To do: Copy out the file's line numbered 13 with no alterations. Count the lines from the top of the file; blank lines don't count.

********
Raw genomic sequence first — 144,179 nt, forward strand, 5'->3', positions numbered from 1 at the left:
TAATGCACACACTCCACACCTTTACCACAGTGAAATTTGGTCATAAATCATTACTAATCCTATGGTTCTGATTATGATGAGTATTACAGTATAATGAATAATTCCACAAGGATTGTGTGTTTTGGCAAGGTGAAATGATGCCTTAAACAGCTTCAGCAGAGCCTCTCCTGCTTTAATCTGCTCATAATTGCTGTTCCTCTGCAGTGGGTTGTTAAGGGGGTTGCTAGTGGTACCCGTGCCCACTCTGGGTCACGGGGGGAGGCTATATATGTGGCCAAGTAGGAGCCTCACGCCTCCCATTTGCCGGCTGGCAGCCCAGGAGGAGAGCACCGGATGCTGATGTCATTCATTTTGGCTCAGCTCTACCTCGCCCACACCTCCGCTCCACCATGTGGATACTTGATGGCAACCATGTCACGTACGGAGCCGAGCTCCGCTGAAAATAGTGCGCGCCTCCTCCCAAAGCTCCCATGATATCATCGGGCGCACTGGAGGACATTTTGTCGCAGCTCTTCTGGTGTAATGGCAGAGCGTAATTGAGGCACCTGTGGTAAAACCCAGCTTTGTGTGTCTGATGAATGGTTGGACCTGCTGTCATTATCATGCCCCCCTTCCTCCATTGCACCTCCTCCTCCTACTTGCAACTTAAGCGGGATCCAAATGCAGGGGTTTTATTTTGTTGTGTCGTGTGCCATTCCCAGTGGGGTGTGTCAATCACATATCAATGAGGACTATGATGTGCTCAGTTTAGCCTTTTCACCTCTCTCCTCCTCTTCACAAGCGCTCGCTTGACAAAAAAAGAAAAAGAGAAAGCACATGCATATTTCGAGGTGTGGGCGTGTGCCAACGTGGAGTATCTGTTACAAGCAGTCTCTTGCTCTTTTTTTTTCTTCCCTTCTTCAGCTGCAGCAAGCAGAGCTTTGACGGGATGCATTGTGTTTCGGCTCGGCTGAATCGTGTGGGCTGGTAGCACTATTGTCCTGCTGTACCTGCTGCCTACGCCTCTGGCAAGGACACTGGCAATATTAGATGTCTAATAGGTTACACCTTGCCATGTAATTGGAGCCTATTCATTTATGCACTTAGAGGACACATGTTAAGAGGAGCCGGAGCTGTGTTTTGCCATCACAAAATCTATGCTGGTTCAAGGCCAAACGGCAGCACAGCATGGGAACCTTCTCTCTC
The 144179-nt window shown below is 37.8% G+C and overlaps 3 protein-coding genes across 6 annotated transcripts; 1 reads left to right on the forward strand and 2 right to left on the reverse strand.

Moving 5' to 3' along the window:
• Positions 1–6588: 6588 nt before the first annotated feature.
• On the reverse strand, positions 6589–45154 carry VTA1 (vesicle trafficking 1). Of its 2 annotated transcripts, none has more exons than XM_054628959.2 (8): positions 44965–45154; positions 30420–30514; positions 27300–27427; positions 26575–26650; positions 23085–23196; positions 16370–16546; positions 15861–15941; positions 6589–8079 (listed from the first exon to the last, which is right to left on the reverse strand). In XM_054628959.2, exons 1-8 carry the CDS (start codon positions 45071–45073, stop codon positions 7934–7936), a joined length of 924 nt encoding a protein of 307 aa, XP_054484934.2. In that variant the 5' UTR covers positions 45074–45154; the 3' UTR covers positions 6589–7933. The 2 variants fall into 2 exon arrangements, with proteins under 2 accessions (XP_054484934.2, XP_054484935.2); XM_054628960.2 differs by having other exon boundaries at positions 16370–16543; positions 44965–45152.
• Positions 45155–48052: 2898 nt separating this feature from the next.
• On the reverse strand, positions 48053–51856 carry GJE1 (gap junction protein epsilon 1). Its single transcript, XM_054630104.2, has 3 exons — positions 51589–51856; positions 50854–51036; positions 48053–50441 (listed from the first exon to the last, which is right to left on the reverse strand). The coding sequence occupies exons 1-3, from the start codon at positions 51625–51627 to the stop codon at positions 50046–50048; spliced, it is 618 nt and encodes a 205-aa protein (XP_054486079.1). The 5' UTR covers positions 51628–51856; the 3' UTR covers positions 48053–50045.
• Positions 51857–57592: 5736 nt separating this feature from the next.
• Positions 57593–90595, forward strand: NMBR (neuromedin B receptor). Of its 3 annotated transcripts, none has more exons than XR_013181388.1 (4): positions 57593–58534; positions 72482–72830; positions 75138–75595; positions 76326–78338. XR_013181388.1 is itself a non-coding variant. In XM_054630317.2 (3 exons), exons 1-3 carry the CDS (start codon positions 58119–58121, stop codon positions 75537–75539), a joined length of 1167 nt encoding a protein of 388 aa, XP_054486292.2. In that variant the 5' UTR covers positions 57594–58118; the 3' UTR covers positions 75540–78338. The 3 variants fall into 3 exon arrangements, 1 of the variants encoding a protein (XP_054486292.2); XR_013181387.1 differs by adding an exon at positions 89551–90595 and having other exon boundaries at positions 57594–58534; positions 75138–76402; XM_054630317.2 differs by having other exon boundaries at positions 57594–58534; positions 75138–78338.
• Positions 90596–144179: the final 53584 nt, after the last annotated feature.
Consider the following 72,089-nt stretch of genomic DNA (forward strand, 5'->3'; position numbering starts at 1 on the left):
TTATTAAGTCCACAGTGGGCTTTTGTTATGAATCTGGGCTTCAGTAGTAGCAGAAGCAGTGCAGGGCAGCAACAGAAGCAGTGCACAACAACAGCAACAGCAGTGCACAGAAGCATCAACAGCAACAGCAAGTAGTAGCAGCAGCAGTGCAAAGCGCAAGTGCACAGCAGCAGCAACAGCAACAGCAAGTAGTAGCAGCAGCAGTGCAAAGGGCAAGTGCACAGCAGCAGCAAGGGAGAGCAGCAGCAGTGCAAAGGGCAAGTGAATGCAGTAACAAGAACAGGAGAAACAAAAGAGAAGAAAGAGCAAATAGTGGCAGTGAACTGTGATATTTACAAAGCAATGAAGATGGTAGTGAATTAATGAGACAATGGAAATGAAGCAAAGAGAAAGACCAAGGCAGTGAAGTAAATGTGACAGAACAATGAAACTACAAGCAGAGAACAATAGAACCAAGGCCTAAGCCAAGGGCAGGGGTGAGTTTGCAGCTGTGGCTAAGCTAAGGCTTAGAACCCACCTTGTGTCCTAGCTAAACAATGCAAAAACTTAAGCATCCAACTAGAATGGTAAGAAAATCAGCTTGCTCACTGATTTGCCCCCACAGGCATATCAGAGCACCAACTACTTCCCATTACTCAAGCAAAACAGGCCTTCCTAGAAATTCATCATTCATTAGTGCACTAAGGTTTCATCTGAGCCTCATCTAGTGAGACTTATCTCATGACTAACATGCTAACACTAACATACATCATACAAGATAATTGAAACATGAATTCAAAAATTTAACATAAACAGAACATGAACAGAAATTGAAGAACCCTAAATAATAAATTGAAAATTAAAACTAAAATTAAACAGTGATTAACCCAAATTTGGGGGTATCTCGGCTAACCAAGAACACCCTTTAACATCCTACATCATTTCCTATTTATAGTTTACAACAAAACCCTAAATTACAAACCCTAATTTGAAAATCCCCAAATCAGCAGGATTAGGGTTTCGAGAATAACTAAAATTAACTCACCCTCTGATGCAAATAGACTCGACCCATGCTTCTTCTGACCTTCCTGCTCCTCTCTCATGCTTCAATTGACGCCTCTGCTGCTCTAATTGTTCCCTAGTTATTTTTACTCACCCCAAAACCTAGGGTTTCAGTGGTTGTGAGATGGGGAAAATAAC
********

TTATTAAGTCCACAGTGGGCTTTTGTTATGAATCTGGGCTTCAGTAGTAGCAGAAGCAGTGCAGGGCAGCAACAGAAGCAGTGCACAACAACAGCAACAGCAGTGCACAGAAGCATCAACAGCAACAGCAAGTAGTAGCAGCAGCAGTGCAAAGCGCAAGTGCACAGCAGCAGCAACAGCAACAGCAAGTAGTAGCAGCAGCAGTGCAAAGGGCAAGTGCACAGCAGCAGCAAGGGAGAGCAGCAGCAGTGCAAAGGGCAAGTGAATGCAGTAACAAGAACAGGAGAAACAAAAGAGAAGAAAGAGCAAATAGTGGCAGTGAACTGTGATATTTACAAAGCAATGAAGATGGTAGTGAATTAATGAGACAATGGAAATGAAGCAAAGAGAAAGACCAAGGCAGTGAAGTAAATGTGACAGAACAATGAAACTACAAGCAGAGAACAATAGAACCAAGGCCTAAGCCAAGGGCAGGGGTGAGTTTGCAGCTGTGGCTAAGCTAAGGCTTAGAACCCACCTTGTGTCCTAGCTAAACAATGCAAAAACTTAAGCATCCAACTAGAATGGTAAGAAAATCAGCTTGCTCACTGATTTGCCCCCACAGGCATATCAGAGCACCAACTACTTCCCATTACTCAAGCAAAACAGGCCTTCCTAGAAATTCATCATTCATTAGTGCACTAAGGTTTCATCTGAGCCTCATCTAGTGAGACTTATCTCATGACTAACATGCTAACACTAACATACATCATACAAGATAATTGAAACATGAATTCAAAAATTTAACATAAACAGAACATGAACAGAAATTGAAGAACCCTAAATAATAAATTGAAAATTAAAACTAAAATTAAACAGTGATTAACCCAAATTTGGGGGTATCTCGGCTAACCAAGAACACCCTTTAACATCCTACATCATTTCCTATTTATAGTTTACAACAAAACCCTAAATTACAAACCCTAATTTGAAAATCCCCAAATCAGCAGGATTAGGGTTTCGAGAATAACTAAAATTAACTCACCCTCTGATGCAAATAGACTCGACCCATGCTTCTTCTGACCTTCCTGCTCCTCTCTCATGCTTCAATTGACGCCTCTGCTGCTCTAATTGTTCCCTAGTTATTTTTACTCACCCCAAAACCTAGGGTTTCAGTGGTTGTGAGATGGGGAAAATAAC